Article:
journal = {Journal of Geophysical Research (Planets)},
  keywords = {Planetary Sciences: Solar System Objects: Mars, Planetary Sciences: Solid Surface Planets: Composition (1060, 3672), Planetary Sciences: Solid Surface Planets: Remote sensing, Atmospheric Composition and Structure: Planetary atmospheres (5210, 5405, 5704)},
  year = 2006,
  volume = 111,
  eid = {E09S05},
  pages = {9},
  abstract = {{The ultraviolet spectrometer of the SPICAM instrument on board the
European Mars Express mission has performed stellar occultations to
probe the atmosphere. Vertical profiles of ozone are retrieved from
inversion of transmission spectra in the altitude range 20-30 to 70 km.
They are analyzed here as functions of latitude and season of the
observations. These occultations have been monitored on the night side,
from northern spring equinox (L$_{s}$ = 8{\deg}) to northern winter
solstice (L$_{s}$ = 270{\deg}). The profiles show the presence of
two ozone layers: (1) one located near the surface, the top of which is
visible below 30 km altitude, and (2) one layer located in the altitude
range 30 to 60 km, a feature that is highly variable with latitude and
season. This layer is first seen after L$_{s}$ = 11{\deg}, and the
ozone abundance at the peak tends to increase until L$_{s}$ \~{}
40{\deg}, when it stabilizes around 6-8 {\times} 10$^{9}$
cm$^{-3}$. After southern winter solstice (L$_{s}$ \~{}
100{\deg}), the peak abundance starts decreasing again, and this ozone
layer is no longer detected after L$_{s}$ \~{} 130{\deg}. A recent
model (Lefèvre et al., 2004) predicted the presence of these
ozone layers, the altitude one being only present at night. Though the
agreement between model and observations is quite good, this nocturnal
altitude layer is present in SPICAM data over a less extended period
than predicted. Though a possible role of heterogeneous chemistry is not
excluded, this difference is probably linked to the seasonal evolution
of the vertical distribution of water vapor.
  doi = {10.1029/2005JE002643},
  adsurl = {},
  localpdf = {REF/2006JGRE..111.9S05L.pdf},
  adsnote = {Provided by the SAO/NASA Astrophysics Data System}
  author = {{Hirtzig}, M. and {Coustenis}, A. and {Gendron}, E. and {Drossart}, P. and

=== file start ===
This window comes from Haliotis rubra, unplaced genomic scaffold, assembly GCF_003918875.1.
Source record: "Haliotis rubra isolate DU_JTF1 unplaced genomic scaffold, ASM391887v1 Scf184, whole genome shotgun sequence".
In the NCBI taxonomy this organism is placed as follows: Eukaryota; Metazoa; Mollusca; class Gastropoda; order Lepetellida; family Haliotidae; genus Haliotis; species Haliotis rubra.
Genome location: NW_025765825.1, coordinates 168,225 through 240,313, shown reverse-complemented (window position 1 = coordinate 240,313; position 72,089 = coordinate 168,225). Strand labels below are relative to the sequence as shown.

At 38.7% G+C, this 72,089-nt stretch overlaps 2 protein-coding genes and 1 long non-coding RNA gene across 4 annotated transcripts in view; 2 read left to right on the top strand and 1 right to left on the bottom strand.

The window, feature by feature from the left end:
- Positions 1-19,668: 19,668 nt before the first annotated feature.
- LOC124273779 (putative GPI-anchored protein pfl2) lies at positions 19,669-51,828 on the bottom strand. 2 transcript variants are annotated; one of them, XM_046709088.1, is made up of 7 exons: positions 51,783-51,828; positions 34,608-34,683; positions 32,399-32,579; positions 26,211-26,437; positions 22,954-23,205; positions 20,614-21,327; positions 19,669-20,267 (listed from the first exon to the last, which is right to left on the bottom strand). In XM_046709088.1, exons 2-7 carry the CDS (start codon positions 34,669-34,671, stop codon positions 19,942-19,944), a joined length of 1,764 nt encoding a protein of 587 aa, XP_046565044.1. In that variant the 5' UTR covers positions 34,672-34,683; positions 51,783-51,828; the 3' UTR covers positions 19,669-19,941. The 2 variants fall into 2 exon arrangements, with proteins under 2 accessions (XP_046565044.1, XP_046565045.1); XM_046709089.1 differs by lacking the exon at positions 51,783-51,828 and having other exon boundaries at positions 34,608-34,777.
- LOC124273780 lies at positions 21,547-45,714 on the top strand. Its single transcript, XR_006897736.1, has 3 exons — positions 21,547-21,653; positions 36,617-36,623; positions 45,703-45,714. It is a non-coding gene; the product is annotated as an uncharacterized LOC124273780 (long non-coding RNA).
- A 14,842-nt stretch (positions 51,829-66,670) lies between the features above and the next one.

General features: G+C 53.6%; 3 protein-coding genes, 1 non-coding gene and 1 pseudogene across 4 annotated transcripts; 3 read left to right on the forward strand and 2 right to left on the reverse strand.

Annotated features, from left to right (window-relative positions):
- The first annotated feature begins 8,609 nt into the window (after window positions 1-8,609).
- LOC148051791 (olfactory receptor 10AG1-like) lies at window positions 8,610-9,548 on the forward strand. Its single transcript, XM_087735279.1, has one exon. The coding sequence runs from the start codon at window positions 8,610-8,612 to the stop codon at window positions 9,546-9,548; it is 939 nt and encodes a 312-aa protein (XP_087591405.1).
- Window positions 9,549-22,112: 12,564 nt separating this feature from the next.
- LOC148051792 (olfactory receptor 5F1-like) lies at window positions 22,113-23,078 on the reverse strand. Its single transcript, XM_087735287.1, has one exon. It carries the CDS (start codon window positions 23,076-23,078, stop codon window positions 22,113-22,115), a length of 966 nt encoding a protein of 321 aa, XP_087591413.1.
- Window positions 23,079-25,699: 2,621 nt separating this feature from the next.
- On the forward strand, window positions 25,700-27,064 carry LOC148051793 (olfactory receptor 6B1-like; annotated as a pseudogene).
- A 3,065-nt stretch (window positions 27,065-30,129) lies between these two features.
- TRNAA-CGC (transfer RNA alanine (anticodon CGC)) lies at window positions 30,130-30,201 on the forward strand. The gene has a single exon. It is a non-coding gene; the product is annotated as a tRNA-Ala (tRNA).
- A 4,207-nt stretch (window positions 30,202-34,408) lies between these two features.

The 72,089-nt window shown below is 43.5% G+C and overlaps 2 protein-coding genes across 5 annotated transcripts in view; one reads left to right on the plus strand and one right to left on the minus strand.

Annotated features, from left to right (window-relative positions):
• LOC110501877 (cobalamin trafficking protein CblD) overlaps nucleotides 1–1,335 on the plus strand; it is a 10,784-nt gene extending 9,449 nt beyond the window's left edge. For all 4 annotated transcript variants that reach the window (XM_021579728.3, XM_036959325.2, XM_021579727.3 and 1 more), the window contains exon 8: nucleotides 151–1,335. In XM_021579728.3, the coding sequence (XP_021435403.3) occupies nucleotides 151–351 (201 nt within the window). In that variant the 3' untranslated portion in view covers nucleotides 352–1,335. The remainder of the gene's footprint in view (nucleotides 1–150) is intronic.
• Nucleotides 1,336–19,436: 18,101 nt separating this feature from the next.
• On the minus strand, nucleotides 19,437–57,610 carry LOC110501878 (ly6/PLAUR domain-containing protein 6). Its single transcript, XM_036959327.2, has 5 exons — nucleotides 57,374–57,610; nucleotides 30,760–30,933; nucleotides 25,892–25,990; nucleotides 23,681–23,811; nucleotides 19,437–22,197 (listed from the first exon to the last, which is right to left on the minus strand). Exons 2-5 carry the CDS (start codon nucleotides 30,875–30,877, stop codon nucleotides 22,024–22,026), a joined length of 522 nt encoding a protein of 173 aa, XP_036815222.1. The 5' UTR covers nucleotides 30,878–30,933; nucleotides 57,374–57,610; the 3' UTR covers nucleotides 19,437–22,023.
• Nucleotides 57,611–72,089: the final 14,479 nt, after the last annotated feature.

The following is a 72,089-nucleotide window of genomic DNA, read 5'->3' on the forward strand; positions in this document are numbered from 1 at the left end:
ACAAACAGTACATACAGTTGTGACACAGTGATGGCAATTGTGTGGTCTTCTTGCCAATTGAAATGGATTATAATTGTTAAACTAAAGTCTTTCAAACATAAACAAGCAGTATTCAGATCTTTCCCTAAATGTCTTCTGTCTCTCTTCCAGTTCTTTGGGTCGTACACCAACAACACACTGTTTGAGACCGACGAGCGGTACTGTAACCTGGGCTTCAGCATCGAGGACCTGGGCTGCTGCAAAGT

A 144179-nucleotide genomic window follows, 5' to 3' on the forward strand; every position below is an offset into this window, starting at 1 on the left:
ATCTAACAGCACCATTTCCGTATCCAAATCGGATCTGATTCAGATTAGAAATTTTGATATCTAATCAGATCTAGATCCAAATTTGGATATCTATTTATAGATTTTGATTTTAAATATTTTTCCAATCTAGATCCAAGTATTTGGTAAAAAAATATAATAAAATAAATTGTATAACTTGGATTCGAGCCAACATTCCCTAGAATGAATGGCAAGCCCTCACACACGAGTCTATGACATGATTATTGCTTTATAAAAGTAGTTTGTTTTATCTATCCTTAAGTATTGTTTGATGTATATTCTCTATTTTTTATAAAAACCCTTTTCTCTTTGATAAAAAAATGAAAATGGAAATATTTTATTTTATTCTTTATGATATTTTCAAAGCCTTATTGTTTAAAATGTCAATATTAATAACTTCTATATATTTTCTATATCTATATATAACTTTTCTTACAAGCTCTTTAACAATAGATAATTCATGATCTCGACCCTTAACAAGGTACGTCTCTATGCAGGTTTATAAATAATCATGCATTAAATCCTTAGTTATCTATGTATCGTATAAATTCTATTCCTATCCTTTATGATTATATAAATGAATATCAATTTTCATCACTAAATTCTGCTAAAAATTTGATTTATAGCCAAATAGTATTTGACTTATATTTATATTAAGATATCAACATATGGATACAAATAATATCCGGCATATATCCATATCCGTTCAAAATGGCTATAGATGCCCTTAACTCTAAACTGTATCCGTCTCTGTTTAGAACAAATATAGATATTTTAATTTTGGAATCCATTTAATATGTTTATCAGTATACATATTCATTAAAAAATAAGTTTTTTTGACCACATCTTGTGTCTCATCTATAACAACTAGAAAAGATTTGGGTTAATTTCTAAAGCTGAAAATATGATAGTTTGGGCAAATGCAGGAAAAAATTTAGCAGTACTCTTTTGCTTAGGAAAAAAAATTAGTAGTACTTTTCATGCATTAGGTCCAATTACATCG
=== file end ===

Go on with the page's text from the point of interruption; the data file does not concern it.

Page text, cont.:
{Negr{\~a}o}, A. and {Combes}, M. and {Lai}, O. and {Rannou}, P. and 
	{Lebonnois}, S. and {Luz}, D.},
  title = {{Monitoring atmospheric phenomena on Titan}},
  journal = {\aap},
  keywords = {planets and satellites: individual: Titan, instrumentation: adaptive optics},
  year = 2006,
  volume = 456,
  pages = {761-774},
  abstract = {{For the past 8 years (1998-2005), we have used adaptive optics imaging
(with VLT/NACO and CFHT/PUEO) to explore Titan's atmosphere, which is
currently scrutinized in situ by the Cassini-Huygens mission. In the
course of our work, we have found variations, such as as seasonal and
diurnal effects, as well as temporary features in the southern polar
region. The north-south asymmetry is shown to have changed since 2000 in
the near-IR and to be currently organized in a brighter northern than
southern pole. We study this evolution here. With our data, we also have
new significant statistical evidence of diurnal effects in Titan's
stratosphere, with a brighter (as much as 19\%) morning limb appearing in
our images in many cases, when the phase effect is expected on the
evening side. The southern bright feature is probably a time-limited
seasonal and/or meteorological phenomenon, revolving around the south
pole (confined in its motion within the 80{\deg}S parallel) and located
somewhere in the upper troposphere (18-40 km of altitude). Its behavior
and possible nature are discussed here.
  doi = {10.1051/0004-6361:20053381},
  adsurl = {},
  localpdf = {REF/2006A_26A...456..761H.pdf},
  adsnote = {Provided by the SAO/NASA Astrophysics Data System}
  author = {{Montmessin}, F. and {Bertaux}, J.-L. and {Quémerais}, E. and 
	{Korablev}, O. and {Rannou}, P. and {Forget}, F. and {Perrier}, S. and 
	{Fussen}, D. and {Lebonnois}, S. and {Rébérac}, A. and 
	{Dimarellis}, E.},
  title = {{Subvisible CO $_{2}$ ice clouds detected in the mesosphere of Mars}},
  journal = {\icarus},
  year = 2006,
  volume = 183,
  pages = {403-410},
  abstract = {{The formation of CO $_{2}$ ice clouds in the upper atmosphere of
Mars has been suggested in the past on the basis of a few temperature